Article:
To be totally honest with you, your baby might want to comfort nurse all the way through your entire breastfeeding journey. If you don’t mind this, then it is totally appropriate. Comfort nursing can work. Your baby can sleep through the night and he won’t have to be attached to the breast constantly, relax.
I nursed my baby for comfort in one way or another for the whole year that I breastfed and I am glad that I did. It’s an amazing feeling to know that you can soothe your baby better than anything else can. If you are ok with comforting your baby with your breast, then do it. The only warning I give you is that past the newborn stage, you might want to stop nursing to sleep.
10. Practice Makes Perfect
Throughout pregnancy, when we’ve made the decision to breastfeed our baby, we imagine blissfully nursing our little bundle of joy and gladly waking up in the middle of the night because, well, it’s expected. But what happens when it’s not easy, regardless of how prepared we thought we were?
Newsflash — it rarely is. All of those mammas that you see breastfeeding all willy-nilly like it doesn’t take a second thought also went through the same frustrations that you’re going through now and they made it out alive.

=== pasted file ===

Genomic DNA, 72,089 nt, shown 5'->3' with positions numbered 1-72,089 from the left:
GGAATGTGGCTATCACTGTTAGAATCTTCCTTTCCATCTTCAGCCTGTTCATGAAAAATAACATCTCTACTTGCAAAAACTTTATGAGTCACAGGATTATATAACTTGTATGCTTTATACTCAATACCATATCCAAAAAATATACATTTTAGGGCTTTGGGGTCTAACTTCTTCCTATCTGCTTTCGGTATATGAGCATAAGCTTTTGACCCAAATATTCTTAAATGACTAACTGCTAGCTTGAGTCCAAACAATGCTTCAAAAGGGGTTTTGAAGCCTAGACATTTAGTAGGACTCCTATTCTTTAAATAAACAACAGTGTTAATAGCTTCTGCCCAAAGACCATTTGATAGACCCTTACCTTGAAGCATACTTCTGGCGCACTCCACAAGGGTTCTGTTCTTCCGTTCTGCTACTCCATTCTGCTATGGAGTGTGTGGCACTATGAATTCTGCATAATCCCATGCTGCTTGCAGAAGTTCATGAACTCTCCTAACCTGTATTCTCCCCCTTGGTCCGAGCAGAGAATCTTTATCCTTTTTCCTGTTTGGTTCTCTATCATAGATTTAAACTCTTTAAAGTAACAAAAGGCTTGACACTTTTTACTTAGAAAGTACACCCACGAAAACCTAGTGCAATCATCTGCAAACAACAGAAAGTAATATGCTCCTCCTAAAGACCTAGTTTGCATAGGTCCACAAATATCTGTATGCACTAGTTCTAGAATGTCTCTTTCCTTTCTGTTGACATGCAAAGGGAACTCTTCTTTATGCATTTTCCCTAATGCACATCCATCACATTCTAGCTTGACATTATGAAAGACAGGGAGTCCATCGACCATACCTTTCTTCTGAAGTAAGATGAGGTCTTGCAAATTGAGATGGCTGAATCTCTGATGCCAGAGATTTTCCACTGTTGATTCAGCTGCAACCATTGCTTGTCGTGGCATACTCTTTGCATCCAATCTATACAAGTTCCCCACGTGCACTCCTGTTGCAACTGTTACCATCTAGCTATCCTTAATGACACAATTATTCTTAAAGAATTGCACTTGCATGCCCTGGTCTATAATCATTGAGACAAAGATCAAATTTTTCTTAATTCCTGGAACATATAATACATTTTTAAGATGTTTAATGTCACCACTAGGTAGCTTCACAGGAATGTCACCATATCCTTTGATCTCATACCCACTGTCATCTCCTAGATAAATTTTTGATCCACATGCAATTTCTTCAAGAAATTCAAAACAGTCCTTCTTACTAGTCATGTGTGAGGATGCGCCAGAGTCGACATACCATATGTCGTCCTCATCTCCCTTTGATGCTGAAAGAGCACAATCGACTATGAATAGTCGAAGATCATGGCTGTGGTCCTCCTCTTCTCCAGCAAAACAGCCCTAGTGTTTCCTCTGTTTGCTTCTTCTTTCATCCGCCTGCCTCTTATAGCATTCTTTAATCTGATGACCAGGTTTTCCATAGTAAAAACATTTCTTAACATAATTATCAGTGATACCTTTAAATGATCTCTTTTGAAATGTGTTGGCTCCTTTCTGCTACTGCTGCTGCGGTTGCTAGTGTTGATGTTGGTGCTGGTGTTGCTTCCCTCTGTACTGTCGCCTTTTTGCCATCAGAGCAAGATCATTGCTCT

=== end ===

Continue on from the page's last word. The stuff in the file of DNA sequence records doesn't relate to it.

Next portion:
In truth, the picture of the well-put-together mother with the angel child nursing with a perfect latch isn’t what you’re going to get right away. The way that breastfeeding is portrayed in the media doesn’t do breastfeeding a newborn justice. Women are set up to have an unrealistic expectation of what it will be like, which leads them to giving up.
It isn’t as easy as many experienced mothers make it out to be either. Maybe it’s because we forget or maybe it’s because we don’t want you to know how much we struggled. Either way, breastfeeding is a huge adjustment and requires patience and persistence. Stick it out a while and you’ll be able to breastfeed and eat at the same time too. And it will be glorious.
You Are Superwoman, regardless
Be proud of what you are doing, mama, because you are giving your child the absolute best form of nutrition he could possibly get. And you know what? It doesn’t last forever. Not even close. The good and the bad both come to an end. In the grand scheme of things, we hold our babies close like this for the tiniest fraction of their life.
Take it all in, stare into those baby eyes, memorize the outline of his little baby lips, and remember that the sacrifices you make as a mother are worth it. The bond you will create with your baby while you nurse is just as much a reason to breastfeed as any other.
One last thing before I let you get back to it, please, seek help. Something I should have done earlier is asked for help instead of try to figure everything out on my own. Even though I struggled with a bad latch, a severe lip tie, a heavy letdown, and foremilk/hindmilk imbalance, I never spoke to a lactation consultant after I left the hospital.
This is where I went wrong. Yes, I did persevere and I was able to meet my breastfeeding goals but the struggle didn’t have to be overcome by myself. Contact your hospital’s lactation consultant, your midwife, or La Leche Legue International for help breastfeeding as soon as you feel like you might be having trouble meeting your breastfeeding goals. And don’t forget, your mom tribe is always here to help!